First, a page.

According to a second aspect of the present invention there is provided a mobile communication terminal comprising an antenna, the antenna comprising: a first substantially planar ground plate; a first substantially planar resonator positioned in a plane substantially parallel to the first ground plate; a second substantially planar ground plate positioned in a plane substantially parallel to the first ground plate; two or more connectors for electrically connecting the second ground plate to the first ground plate; and one or more connectors for electrically connecting the first resonator to the second ground plate; wherein the first resonator and the second ground plate are connected to at least one of receiver means and transmitter means by antenna feeding means.
According to a third aspect of the present invention there is provided an antenna for use in a mobile communications terminal having a first substantially planar ground plate, the antenna comprising: a first substantially planar resonator positioned in a plane substantially parallel to the first ground plate; a second substantially planar ground plate positioned in a plane substantially parallel to the first ground plate; two or more connectors for electrically connecting the second ground plate to the first ground plate; and one or more connectors for electrically connecting the first resonator to the second ground plate; wherein the first resonator and the second ground plate are connected to at least one of receiver means and transmitter means by antenna feeding means.
Preferred features of the present invention are set out in the dependent claims.
The present invention will now be described by way of example with reference to the accompanying drawings in which:
In the drawings, like reference numerals are used to refer to like parts.
The inventors of the present invention have found that significant improvements in antenna performance may be achieved, compared with a standard PIFA, by introducing an additional ground plane between the ground plane 1 of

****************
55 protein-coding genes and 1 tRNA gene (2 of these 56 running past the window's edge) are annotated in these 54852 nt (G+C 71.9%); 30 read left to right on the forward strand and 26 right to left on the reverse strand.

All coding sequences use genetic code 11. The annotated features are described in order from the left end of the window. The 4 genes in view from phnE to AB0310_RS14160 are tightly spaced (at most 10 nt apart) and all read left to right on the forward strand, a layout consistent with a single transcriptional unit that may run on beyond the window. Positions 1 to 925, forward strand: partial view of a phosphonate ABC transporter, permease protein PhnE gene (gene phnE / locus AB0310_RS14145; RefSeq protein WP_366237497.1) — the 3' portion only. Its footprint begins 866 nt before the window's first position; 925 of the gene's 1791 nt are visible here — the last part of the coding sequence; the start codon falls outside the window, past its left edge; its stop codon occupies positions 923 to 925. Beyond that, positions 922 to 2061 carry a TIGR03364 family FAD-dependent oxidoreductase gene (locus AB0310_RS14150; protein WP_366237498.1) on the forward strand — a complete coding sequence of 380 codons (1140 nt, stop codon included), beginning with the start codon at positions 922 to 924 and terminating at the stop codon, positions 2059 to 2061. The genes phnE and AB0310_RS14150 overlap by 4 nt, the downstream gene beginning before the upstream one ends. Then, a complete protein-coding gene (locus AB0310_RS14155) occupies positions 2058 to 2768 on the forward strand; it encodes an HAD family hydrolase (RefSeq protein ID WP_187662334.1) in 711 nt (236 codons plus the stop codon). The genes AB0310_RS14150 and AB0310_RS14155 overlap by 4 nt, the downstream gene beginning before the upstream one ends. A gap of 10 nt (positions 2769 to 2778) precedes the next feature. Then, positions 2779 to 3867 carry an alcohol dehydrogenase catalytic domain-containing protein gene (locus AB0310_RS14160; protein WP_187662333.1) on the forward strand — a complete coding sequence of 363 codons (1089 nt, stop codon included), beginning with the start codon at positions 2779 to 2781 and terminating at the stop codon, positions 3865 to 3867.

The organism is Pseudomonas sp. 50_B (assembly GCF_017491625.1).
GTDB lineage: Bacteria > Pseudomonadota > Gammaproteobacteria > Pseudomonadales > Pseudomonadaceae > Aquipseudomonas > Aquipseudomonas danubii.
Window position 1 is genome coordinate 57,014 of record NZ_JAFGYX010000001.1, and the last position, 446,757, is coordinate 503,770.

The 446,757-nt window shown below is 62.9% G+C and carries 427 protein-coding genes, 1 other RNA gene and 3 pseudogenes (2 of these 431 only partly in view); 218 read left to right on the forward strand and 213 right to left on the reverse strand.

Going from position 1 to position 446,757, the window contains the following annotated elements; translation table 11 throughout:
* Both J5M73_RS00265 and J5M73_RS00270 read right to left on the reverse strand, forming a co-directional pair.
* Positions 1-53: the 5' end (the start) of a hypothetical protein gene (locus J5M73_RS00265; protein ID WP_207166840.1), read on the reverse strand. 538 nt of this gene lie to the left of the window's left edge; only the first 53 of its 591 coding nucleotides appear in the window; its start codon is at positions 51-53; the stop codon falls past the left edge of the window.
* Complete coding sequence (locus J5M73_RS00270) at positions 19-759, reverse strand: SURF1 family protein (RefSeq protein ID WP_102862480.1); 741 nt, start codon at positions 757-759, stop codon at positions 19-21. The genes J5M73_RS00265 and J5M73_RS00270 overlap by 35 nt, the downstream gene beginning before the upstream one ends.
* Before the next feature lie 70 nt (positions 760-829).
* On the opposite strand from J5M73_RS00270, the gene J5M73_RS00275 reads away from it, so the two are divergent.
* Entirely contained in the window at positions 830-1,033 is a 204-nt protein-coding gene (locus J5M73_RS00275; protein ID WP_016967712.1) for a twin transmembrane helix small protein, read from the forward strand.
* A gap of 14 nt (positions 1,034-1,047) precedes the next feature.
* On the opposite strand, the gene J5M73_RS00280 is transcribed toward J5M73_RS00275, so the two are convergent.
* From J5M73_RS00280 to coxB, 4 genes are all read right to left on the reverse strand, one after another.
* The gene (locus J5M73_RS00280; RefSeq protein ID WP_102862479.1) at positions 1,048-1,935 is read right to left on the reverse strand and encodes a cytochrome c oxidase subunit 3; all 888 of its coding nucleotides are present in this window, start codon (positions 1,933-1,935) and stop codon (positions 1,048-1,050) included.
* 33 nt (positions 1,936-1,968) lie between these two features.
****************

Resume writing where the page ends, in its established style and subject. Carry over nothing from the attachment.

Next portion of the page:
In general, if two or more ground connections are made between a conducting plate and ground, then the plate will act as an additional ground plane rather than as a parasitic resonator such as that shown as 25 in the prior art structure illustrated in
An exemplary arrangement is shown in
The structure of the plane 7 need not be a PIFA since, as in the embodiment shown in
With multiple ground connections spread around the plane 7, the plane would not act as a quarter wave structure, but rather as a half wave structure, and to obtain resonance at the frequencies of interest the size of the plane would need to be doubled. Due to size constraints associated with mobile handsets, doubling the area of an antenna structure would not be desirable.
Instead, the inventors of the present invention have realised that if the plane 7 is connected to the “source−” of a feed cable, the plane 7 will act as an extra ground plane in addition to the main ground plane 5, thereby providing the advantages discussed below.
The extra ground plane 7 will not be resonant in its own right, but the combined structure of resonators 6A and 6B (described in detail below) together with the ground plane 7 acts as a resonator structure which can produce up to four resonant frequencies.